Check that Google sees your page as Mobile-Friendly. You should have fixed most of the Google Mobile Insights problems here. Make sure you are using the viewport meta tag: <meta name=”viewport” content=”initial-scale=1″>

For testing purposes, use emulators such as iPads, screenfly, and mobilephonesimulator

Step 21 – Analytics Setup

  • Register and verify your website with Google WebMasters aka Google Search Console
  • Create a new property and implement the Google Analytics code.
  • Quick Tip – Link Google WebMasters and Google Analytics to be able to get better insights from within Google Analytics. 
  • Exclude relevant IP addresses (such as office IP) from analytics tracking to ensure your own company’s and the client’s company do not inflate their website hits.
  • Set up any funnels, goals, or tracking events which have been properly created in your analytics software.
  • Implement visitor tracking software such as HotJar, CrazyEgg, or Optimizely.
  • Implement any site uptime monitor such as Pingdom.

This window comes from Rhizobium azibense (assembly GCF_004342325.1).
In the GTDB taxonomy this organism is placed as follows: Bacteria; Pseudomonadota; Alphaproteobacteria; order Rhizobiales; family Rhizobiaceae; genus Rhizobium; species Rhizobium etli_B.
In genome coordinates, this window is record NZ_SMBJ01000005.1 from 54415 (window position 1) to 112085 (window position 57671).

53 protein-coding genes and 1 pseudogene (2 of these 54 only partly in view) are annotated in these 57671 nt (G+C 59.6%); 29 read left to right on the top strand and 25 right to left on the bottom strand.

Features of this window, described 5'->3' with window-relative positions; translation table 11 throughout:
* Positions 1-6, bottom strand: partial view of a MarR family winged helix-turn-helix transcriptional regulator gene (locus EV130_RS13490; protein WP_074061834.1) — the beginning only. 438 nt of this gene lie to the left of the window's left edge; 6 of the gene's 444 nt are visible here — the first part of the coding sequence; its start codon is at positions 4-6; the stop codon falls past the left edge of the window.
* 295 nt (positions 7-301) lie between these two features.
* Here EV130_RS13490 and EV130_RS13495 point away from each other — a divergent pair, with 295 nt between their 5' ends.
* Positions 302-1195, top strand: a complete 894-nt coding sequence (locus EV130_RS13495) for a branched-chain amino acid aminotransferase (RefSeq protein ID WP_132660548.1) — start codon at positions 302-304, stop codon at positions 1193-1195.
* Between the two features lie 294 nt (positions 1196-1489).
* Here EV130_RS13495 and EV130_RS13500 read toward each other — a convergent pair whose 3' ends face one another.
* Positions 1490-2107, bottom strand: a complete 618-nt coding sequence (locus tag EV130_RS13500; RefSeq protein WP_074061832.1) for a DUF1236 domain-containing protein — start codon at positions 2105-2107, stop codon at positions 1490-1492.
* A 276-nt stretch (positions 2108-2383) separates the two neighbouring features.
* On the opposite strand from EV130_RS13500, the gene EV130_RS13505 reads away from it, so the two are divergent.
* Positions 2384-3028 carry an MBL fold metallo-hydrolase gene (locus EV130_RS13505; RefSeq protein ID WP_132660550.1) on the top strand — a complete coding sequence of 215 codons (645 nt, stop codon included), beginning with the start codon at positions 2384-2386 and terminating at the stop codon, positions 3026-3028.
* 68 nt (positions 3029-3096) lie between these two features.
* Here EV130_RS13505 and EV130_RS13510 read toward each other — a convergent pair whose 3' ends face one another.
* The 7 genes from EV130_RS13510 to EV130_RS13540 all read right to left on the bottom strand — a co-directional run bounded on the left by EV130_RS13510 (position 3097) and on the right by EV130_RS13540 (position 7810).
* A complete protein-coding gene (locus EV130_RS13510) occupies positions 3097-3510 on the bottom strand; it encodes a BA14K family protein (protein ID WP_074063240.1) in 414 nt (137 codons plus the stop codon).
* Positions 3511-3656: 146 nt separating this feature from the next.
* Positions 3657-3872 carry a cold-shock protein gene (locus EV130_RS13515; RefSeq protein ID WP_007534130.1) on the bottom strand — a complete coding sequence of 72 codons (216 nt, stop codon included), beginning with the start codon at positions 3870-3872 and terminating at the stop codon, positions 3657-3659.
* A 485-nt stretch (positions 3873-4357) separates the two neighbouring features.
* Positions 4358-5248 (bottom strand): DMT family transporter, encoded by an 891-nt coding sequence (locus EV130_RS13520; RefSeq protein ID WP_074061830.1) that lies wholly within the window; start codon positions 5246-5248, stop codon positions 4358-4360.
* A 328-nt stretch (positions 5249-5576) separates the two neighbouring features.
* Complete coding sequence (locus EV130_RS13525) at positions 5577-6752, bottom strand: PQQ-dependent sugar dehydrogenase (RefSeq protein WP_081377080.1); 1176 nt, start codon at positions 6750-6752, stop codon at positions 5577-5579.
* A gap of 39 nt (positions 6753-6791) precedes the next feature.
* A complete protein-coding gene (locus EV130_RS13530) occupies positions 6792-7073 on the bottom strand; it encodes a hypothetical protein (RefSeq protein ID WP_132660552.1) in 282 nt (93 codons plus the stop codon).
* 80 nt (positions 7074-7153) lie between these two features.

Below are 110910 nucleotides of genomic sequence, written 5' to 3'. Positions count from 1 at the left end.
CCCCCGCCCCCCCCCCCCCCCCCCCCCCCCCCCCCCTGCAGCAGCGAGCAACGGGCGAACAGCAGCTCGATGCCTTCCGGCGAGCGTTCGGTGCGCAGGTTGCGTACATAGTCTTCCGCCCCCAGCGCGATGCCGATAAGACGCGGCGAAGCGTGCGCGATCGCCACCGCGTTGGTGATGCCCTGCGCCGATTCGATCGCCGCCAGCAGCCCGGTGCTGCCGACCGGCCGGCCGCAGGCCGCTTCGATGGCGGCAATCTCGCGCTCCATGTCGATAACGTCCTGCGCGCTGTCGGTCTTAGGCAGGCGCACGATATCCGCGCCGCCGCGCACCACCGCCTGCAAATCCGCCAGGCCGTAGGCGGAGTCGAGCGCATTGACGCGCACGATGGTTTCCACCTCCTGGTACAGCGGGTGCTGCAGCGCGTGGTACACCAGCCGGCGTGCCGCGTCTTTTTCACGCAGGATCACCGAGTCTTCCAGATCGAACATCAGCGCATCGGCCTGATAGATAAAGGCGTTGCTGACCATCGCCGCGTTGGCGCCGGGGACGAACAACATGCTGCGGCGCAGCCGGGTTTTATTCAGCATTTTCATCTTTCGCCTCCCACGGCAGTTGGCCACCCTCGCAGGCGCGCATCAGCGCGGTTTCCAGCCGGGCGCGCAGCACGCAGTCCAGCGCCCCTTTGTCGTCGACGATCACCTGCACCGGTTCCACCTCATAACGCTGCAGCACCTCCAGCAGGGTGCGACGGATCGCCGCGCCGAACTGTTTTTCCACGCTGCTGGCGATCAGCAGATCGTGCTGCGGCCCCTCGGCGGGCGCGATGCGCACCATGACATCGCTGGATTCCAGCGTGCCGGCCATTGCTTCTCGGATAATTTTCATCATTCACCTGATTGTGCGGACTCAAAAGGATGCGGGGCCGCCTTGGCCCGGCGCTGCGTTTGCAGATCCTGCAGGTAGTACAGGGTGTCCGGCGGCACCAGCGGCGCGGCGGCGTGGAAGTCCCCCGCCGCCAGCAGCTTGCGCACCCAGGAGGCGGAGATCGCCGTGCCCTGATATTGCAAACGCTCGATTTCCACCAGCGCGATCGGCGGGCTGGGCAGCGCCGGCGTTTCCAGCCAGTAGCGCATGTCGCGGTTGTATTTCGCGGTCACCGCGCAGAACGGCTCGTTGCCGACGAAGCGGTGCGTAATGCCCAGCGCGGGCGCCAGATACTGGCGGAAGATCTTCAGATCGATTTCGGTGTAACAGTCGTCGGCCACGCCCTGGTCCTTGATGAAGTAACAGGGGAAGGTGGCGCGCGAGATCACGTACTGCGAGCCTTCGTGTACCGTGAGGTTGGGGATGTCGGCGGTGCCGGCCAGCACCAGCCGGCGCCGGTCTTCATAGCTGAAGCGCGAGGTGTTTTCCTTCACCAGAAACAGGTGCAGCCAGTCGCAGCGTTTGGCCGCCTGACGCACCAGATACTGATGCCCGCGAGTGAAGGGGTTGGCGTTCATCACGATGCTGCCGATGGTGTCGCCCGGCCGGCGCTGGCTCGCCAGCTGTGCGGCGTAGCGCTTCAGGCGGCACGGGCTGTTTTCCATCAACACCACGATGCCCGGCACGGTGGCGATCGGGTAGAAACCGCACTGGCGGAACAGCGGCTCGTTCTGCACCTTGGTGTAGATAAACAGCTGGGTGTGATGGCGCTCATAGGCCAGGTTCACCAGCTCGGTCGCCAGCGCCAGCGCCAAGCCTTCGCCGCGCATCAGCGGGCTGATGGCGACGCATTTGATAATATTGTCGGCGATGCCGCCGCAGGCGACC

• Implement a website backup service as necessary and make sure the site is fully secure, so that it is well protected from hackers and you are not a victim of WordPress site hacking

Step 22 – Website SEO

  • Ensure that all pages have unique page titles (recommended length – less than 70 characters.)
  • Use unique meta descriptions for all pages. (recommended length – less than 156 characters.)
  • Avoid keyword stuffing at any cost. 
  • Make sure all Alt tags are added to the respective images. 
  • A dynamic XML sitemap (which gets updated with every post you make) has to be created and the XML sitemap should be submitted to search engines via Google WebMasters.